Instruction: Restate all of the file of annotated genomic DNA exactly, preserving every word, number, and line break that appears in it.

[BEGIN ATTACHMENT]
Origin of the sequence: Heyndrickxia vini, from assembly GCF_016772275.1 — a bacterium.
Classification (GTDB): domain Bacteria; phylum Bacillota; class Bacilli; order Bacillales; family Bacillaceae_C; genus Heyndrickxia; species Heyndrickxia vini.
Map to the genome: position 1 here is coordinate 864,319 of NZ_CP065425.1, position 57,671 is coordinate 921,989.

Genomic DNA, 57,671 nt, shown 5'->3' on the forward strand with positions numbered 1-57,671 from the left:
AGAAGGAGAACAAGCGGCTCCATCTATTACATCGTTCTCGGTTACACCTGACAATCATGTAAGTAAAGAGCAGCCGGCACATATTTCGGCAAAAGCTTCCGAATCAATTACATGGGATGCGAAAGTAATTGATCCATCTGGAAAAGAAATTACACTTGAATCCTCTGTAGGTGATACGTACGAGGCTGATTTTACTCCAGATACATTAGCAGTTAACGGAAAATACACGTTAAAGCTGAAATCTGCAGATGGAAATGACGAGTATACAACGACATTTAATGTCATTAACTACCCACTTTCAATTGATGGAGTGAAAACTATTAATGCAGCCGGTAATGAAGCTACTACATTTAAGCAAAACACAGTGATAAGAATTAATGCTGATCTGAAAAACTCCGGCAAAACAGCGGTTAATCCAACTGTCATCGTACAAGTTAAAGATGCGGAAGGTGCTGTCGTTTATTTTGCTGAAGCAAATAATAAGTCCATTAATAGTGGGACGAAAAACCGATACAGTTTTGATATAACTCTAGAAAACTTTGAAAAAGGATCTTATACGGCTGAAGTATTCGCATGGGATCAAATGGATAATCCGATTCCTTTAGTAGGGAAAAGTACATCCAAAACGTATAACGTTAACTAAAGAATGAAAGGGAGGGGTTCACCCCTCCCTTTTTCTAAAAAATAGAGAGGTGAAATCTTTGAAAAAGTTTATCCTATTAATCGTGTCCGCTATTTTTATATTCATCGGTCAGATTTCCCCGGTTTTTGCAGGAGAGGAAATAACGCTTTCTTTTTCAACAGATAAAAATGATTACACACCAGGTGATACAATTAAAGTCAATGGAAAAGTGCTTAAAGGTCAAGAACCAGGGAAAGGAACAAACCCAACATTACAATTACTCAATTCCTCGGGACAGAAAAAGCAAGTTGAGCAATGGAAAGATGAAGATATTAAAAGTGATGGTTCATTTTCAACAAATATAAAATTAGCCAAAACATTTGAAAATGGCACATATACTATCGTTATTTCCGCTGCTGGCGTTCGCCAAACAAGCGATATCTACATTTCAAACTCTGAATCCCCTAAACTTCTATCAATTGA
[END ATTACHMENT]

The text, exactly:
Origin of the sequence: Heyndrickxia vini, from assembly GCF_016772275.1 — a bacterium.
Classification (GTDB): domain Bacteria; phylum Bacillota; class Bacilli; order Bacillales; family Bacillaceae_C; genus Heyndrickxia; species Heyndrickxia vini.
Map to the genome: position 1 here is coordinate 864,319 of NZ_CP065425.1, position 57,671 is coordinate 921,989.

Genomic DNA, 57,671 nt, shown 5'->3' on the forward strand with positions numbered 1-57,671 from the left:
AGAAGGAGAACAAGCGGCTCCATCTATTACATCGTTCTCGGTTACACCTGACAATCATGTAAGTAAAGAGCAGCCGGCACATATTTCGGCAAAAGCTTCCGAATCAATTACATGGGATGCGAAAGTAATTGATCCATCTGGAAAAGAAATTACACTTGAATCCTCTGTAGGTGATACGTACGAGGCTGATTTTACTCCAGATACATTAGCAGTTAACGGAAAATACACGTTAAAGCTGAAATCTGCAGATGGAAATGACGAGTATACAACGACATTTAATGTCATTAACTACCCACTTTCAATTGATGGAGTGAAAACTATTAATGCAGCCGGTAATGAAGCTACTACATTTAAGCAAAACACAGTGATAAGAATTAATGCTGATCTGAAAAACTCCGGCAAAACAGCGGTTAATCCAACTGTCATCGTACAAGTTAAAGATGCGGAAGGTGCTGTCGTTTATTTTGCTGAAGCAAATAATAAGTCCATTAATAGTGGGACGAAAAACCGATACAGTTTTGATATAACTCTAGAAAACTTTGAAAAAGGATCTTATACGGCTGAAGTATTCGCATGGGATCAAATGGATAATCCGATTCCTTTAGTAGGGAAAAGTACATCCAAAACGTATAACGTTAACTAAAGAATGAAAGGGAGGGGTTCACCCCTCCCTTTTTCTAAAAAATAGAGAGGTGAAATCTTTGAAAAAGTTTATCCTATTAATCGTGTCCGCTATTTTTATATTCATCGGTCAGATTTCCCCGGTTTTTGCAGGAGAGGAAATAACGCTTTCTTTTTCAACAGATAAAAATGATTACACACCAGGTGATACAATTAAAGTCAATGGAAAAGTGCTTAAAGGTCAAGAACCAGGGAAAGGAACAAACCCAACATTACAATTACTCAATTCCTCGGGACAGAAAAAGCAAGTTGAGCAATGGAAAGATGAAGATATTAAAAGTGATGGTTCATTTTCAACAAATATAAAATTAGCCAAAACATTTGAAAATGGCACATATACTATCGTTATTTCCGCTGCTGGCGTTCGCCAAACAAGCGATATCTACATTTCAAACTCTGAATCCCCTAAACTTCTATCAATTGA